Tilting at Windmills: Why Data Concerns Don’t Add Up to an Antitrust Case

Antitrust is becoming front and center in the country’s economic discussion. Hardly a week goes by without a politician or an apparently well-meaning public advocate calling for some new investigation, break up, or industry restructuring. This country’s antitrust laws, which Justice Marshall called the Magna Carta of economic freedom, are a bulwark to prevent concrete competitive harm, but they do not permit broad industry restructuring without hard evidence that consumers ultimately are harmed – through higher prices or reduced quality.

Unfortunately at times, rhetoric can replace hard analysis, and broad amorphous claims can be fashioned into a potential competitive concern. But without those clear hard facts of consumer harm, any enforcement would simply be “tilting at windmills.”

Nowhere is this concern over misleading tasks as prevalent as the so-called concerns over firms having a lot of data. Some people look at the aggregation of data and suggest it gives a few companies the ability to control competition and exploit consumers. But careful analysis shows the flaws of such speculative claims.

If a car manufacturer owns all of the iron ore to make steel and all of the raw rubber to produce tires, then there might be a legal argument that the manufacturer is preventing competitors’ access. However, data is completely different from traditional raw materials, because it is not a finite, tangible resource.

Data is actually quite inexpensive and easy to obtain. Any technology company, brick-and-mortar store or mobile phone app starts to collect data the moment it begins operating. Not surprisingly, the only data-oriented cases brought by the Federal Trade Commission or Justice Department were cases where there were regulatory limits on access for data.

It’s arguably more important for a business to make good use of data than for it to collect a large quantity of data. Simply put, the recipe matters more than the ingredients that go into it. People can largely guess the ingredients of Coca-Cola, but the formula is one of the most protected trade secrets in the entire world.

The same is true for technology companies. Over time, we’ve seen new up-and-comers surpass successful incumbents by developing better business models and more attractive features for consumers. Tinder became a popular dating app because consumers liked its simplicity. Even though the company had very little user data when it launched, it quickly took on existing dating sites like and eHarmony that had mounds of user data. The same is true for Spotify. Despite entering a crowded market with music streaming giants like Pandora and Apple Music, Spotify was able to grow because it offered a better experience for users.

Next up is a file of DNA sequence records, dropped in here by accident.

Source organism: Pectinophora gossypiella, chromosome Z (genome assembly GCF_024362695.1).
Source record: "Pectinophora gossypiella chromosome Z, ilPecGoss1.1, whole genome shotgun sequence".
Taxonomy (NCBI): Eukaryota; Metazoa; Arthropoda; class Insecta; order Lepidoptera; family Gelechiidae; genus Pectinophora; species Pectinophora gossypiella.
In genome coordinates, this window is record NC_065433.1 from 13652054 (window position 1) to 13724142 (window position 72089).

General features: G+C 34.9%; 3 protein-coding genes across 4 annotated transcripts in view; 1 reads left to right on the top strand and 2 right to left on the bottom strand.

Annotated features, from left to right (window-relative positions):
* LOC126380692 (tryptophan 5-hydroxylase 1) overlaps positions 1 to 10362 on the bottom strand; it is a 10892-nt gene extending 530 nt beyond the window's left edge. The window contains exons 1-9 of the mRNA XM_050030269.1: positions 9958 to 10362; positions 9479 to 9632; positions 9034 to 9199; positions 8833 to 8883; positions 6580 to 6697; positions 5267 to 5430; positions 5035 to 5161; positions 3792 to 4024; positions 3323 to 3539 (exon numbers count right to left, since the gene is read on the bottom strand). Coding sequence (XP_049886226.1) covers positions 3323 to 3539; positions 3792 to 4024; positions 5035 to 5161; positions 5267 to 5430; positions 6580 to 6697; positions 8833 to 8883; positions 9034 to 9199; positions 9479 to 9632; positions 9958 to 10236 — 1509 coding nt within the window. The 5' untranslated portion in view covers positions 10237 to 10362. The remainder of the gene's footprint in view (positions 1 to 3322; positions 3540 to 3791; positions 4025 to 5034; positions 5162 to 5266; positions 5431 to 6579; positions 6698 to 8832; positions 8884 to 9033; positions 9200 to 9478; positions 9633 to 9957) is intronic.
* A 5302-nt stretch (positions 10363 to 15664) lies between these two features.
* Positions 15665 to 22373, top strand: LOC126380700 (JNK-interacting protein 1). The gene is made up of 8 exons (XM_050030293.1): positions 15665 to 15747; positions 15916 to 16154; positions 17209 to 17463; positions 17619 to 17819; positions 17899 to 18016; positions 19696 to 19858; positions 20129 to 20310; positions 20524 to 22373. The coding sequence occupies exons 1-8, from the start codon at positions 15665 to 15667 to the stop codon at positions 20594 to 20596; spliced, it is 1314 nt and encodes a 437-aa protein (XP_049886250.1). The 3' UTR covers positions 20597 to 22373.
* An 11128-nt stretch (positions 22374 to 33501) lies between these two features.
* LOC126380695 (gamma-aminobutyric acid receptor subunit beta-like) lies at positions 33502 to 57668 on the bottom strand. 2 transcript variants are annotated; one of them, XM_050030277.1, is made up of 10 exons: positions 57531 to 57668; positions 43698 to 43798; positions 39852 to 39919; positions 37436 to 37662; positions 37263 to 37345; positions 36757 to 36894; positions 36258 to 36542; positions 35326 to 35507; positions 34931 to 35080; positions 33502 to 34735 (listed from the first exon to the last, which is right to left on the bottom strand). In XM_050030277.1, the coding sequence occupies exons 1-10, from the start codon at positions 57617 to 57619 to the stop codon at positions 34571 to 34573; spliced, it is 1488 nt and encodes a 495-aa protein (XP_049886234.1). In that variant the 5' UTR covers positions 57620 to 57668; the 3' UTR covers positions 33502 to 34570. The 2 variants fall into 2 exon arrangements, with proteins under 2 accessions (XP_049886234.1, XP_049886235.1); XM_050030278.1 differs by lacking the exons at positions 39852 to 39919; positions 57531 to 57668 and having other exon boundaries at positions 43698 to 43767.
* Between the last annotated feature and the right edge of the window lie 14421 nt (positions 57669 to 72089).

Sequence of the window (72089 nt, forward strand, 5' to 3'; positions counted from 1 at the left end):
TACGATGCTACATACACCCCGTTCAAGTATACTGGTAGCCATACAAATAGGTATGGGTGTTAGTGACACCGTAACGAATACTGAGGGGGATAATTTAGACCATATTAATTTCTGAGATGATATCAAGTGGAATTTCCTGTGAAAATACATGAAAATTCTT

In the digital age, there are so many apps and networks to choose from that consumers truly are the ultimate arbiters of what succeeds and what fails. MySpace had lots of networking and social data, making it the largest social media company from 2005-2008. None of MySpace’s data stopped Facebook from starting up, and none of Facebook’s data prohibited the rise and growth of sites like Snapchat, Pinterest, LinkedIn or other social media platforms.

There’s a rich ecosystem of different online companies and platforms not only because consumers have so much to choose from but also because consumers don’t have to choose just one company. The average consumer has 35 different apps installed on their smartphone. A consumer can give their data to Google and Facebook, as well as Apple, Spotify, Venmo, Twitter, Amazon, VSCO, Airbnb and more. A consumer can also give their data to any other new entrants and startups — and they do, if they think the platform is worth using.

With iron or copper or silver or oil, those are physical resources that can only be used for one purpose at a time. With data, consumers are using multiple platforms at the same time, enabling the data to be used simultaneously and repeatedly.

It’s not anticompetitive to have data and — based on the online economy’s thriving exchange of data and the many choices that consumers have — it’s possible for any company to enter into the market and obtain data to build their own product.

When it comes to antitrust investigations, the most important question for regulators should be: Are consumers significantly harmed by a practice that clearly restricts competition? Data is ubiquitous and can be readily shared. Silicon Valley is driving innovation and choice in order to benefit consumers every day, and in today’s highly active tech industry, there is fierce competition to win and keep consumers. Companies only win through innovating and improving in the name of providing better services and products for their customers.

David Balto has practiced antitrust law for over 30 years in the antitrust division of the Department of Justice, the Federal Trade Commission and in private practice where he advises technology and other clients including Google, Broadcom and Asus. 

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